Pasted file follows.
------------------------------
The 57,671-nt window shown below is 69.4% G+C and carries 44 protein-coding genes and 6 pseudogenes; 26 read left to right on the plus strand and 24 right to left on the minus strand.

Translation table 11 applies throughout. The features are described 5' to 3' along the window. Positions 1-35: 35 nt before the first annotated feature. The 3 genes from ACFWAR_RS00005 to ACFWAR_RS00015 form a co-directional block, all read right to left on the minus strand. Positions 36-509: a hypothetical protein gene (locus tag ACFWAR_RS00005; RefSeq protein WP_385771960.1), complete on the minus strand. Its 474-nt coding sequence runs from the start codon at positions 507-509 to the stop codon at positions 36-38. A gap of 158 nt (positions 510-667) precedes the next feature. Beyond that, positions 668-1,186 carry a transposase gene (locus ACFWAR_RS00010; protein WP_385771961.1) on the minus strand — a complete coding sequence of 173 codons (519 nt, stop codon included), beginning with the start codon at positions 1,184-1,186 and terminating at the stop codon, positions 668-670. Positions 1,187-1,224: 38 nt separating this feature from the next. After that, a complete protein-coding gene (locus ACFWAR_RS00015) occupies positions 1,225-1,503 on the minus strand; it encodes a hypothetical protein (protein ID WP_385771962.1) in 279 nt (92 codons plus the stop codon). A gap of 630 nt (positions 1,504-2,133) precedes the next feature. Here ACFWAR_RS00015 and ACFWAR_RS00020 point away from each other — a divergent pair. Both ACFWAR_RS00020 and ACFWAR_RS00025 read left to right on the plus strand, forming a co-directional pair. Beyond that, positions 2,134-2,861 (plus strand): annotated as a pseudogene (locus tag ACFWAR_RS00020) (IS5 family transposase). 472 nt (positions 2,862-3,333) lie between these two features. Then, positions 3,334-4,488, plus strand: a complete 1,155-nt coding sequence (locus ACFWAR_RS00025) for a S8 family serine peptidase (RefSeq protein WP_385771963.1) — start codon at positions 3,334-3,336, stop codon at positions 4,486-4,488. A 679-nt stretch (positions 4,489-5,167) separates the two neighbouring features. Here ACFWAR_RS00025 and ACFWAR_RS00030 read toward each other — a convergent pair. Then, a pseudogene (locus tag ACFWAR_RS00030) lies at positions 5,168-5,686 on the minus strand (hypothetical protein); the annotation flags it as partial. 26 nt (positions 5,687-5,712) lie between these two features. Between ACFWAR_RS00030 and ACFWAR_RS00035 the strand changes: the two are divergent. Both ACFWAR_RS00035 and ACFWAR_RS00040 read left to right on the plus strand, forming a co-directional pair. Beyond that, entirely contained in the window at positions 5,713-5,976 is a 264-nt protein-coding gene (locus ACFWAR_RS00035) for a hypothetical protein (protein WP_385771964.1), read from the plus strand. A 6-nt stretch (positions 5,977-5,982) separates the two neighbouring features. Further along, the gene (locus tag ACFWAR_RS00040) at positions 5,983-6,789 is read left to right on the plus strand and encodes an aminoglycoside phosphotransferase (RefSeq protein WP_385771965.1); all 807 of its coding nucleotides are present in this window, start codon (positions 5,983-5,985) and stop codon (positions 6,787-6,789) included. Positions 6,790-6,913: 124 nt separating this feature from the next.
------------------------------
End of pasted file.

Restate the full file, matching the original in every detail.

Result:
The 57,671-nt window shown below is 69.4% G+C and carries 44 protein-coding genes and 6 pseudogenes; 26 read left to right on the plus strand and 24 right to left on the minus strand.

Translation table 11 applies throughout. The features are described 5' to 3' along the window. Positions 1-35: 35 nt before the first annotated feature. The 3 genes from ACFWAR_RS00005 to ACFWAR_RS00015 form a co-directional block, all read right to left on the minus strand. Positions 36-509: a hypothetical protein gene (locus tag ACFWAR_RS00005; RefSeq protein WP_385771960.1), complete on the minus strand. Its 474-nt coding sequence runs from the start codon at positions 507-509 to the stop codon at positions 36-38. A gap of 158 nt (positions 510-667) precedes the next feature. Beyond that, positions 668-1,186 carry a transposase gene (locus ACFWAR_RS00010; protein WP_385771961.1) on the minus strand — a complete coding sequence of 173 codons (519 nt, stop codon included), beginning with the start codon at positions 1,184-1,186 and terminating at the stop codon, positions 668-670. Positions 1,187-1,224: 38 nt separating this feature from the next. After that, a complete protein-coding gene (locus ACFWAR_RS00015) occupies positions 1,225-1,503 on the minus strand; it encodes a hypothetical protein (protein ID WP_385771962.1) in 279 nt (92 codons plus the stop codon). A gap of 630 nt (positions 1,504-2,133) precedes the next feature. Here ACFWAR_RS00015 and ACFWAR_RS00020 point away from each other — a divergent pair. Both ACFWAR_RS00020 and ACFWAR_RS00025 read left to right on the plus strand, forming a co-directional pair. Beyond that, positions 2,134-2,861 (plus strand): annotated as a pseudogene (locus tag ACFWAR_RS00020) (IS5 family transposase). 472 nt (positions 2,862-3,333) lie between these two features. Then, positions 3,334-4,488, plus strand: a complete 1,155-nt coding sequence (locus ACFWAR_RS00025) for a S8 family serine peptidase (RefSeq protein WP_385771963.1) — start codon at positions 3,334-3,336, stop codon at positions 4,486-4,488. A 679-nt stretch (positions 4,489-5,167) separates the two neighbouring features. Here ACFWAR_RS00025 and ACFWAR_RS00030 read toward each other — a convergent pair. Then, a pseudogene (locus tag ACFWAR_RS00030) lies at positions 5,168-5,686 on the minus strand (hypothetical protein); the annotation flags it as partial. 26 nt (positions 5,687-5,712) lie between these two features. Between ACFWAR_RS00030 and ACFWAR_RS00035 the strand changes: the two are divergent. Both ACFWAR_RS00035 and ACFWAR_RS00040 read left to right on the plus strand, forming a co-directional pair. Beyond that, entirely contained in the window at positions 5,713-5,976 is a 264-nt protein-coding gene (locus ACFWAR_RS00035) for a hypothetical protein (protein WP_385771964.1), read from the plus strand. A 6-nt stretch (positions 5,977-5,982) separates the two neighbouring features. Further along, the gene (locus tag ACFWAR_RS00040) at positions 5,983-6,789 is read left to right on the plus strand and encodes an aminoglycoside phosphotransferase (RefSeq protein WP_385771965.1); all 807 of its coding nucleotides are present in this window, start codon (positions 5,983-5,985) and stop codon (positions 6,787-6,789) included. Positions 6,790-6,913: 124 nt separating this feature from the next.